Margaret Heffernan’s book, Uncharted, explores the “ineradicable uncertainty of life” – and more than ever nothing is more uncertain than the future. No-one could have foreseen today’s global pandemic which has created a complex business environment and is a perfect example of wide-ranging fallout from unpredictable events.
Companies may have no warning when these kinds of events will occur, but being able to manage crisis, change and uncertainty is about preparedness. Companies should mitigate risk by overpreparing, so that they are always ready to cope.
In an ideal world, companies would be in a constant state of readiness for crisis, with capability built into the organisation, rather than the just-in-time panic which many resource-challenged businesses endure. Having the experience available to cope with all eventualities is simply not possible.
As a result, crisis managers are in demand more than ever. An important cohort working today are interim executives. They are in business to help manage uncertainty, transition and change at a moment’s notice. These battle-scarred, experienced business guardians have spent their careers learning and managing through most types of business challenge. The best of them are purely driven by benefiting others with their experience of managing change.
David Epstein in his book Range explains how these specialist generalists have learned to adapt because they are open to joining a completely new organisation on a regular basis. Because interim executives join a new organisation on average every 9 months, they have learned a lot, rapidly. This means that the best interims can usually walk into most transition and change situations and instinctively know what needs to be done next.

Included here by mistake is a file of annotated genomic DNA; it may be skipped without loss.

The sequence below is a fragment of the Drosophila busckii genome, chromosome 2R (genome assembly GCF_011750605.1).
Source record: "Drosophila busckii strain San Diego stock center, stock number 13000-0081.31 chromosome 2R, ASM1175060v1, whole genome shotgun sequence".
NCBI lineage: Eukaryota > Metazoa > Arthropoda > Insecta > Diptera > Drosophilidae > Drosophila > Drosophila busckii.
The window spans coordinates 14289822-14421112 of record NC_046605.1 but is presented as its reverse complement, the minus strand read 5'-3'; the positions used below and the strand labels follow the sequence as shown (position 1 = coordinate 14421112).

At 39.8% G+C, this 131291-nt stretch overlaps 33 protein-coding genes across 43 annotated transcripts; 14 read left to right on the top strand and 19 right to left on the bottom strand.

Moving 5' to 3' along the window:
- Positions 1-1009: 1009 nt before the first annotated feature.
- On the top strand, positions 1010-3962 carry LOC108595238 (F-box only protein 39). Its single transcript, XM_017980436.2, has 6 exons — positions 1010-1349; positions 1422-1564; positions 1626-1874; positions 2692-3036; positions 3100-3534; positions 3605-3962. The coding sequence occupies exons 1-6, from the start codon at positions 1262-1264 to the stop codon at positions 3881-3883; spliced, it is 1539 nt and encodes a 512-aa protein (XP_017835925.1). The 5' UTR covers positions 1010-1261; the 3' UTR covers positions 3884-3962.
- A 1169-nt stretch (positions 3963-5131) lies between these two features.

Moving from retail to distribution, from not for profit to business services, or engineering to healthcare, these expert game-changing executives are not fazed by uncertainty. They apply what has worked before, adapting to each situation. This takes courage, lots of experience and, above all, the ability to engage with most people they meet and work with.
Experience of managing challenging situations – repeatedly – has the edge over only knowing how to manage in predictable, plannable environments. As Margaret Heffernan writes, “it is in the interstices of uncertainty that we encounter the need and find the freedom to forge our identity and future.”
Interim executives have chosen this career path, spending their lives seeking out difficult situations to manage. Their successes are deeply human. They are courageous when it comes to stepping up to the plate, curious to learn – and driven by prosocial values of helping others manage change and uncertainty.
Interim executives will be in high demand over the coming days, weeks, and months in the wake of this global pandemic. These courageous change experts are helping businesses turn today’s uncertainties into better tomorrows.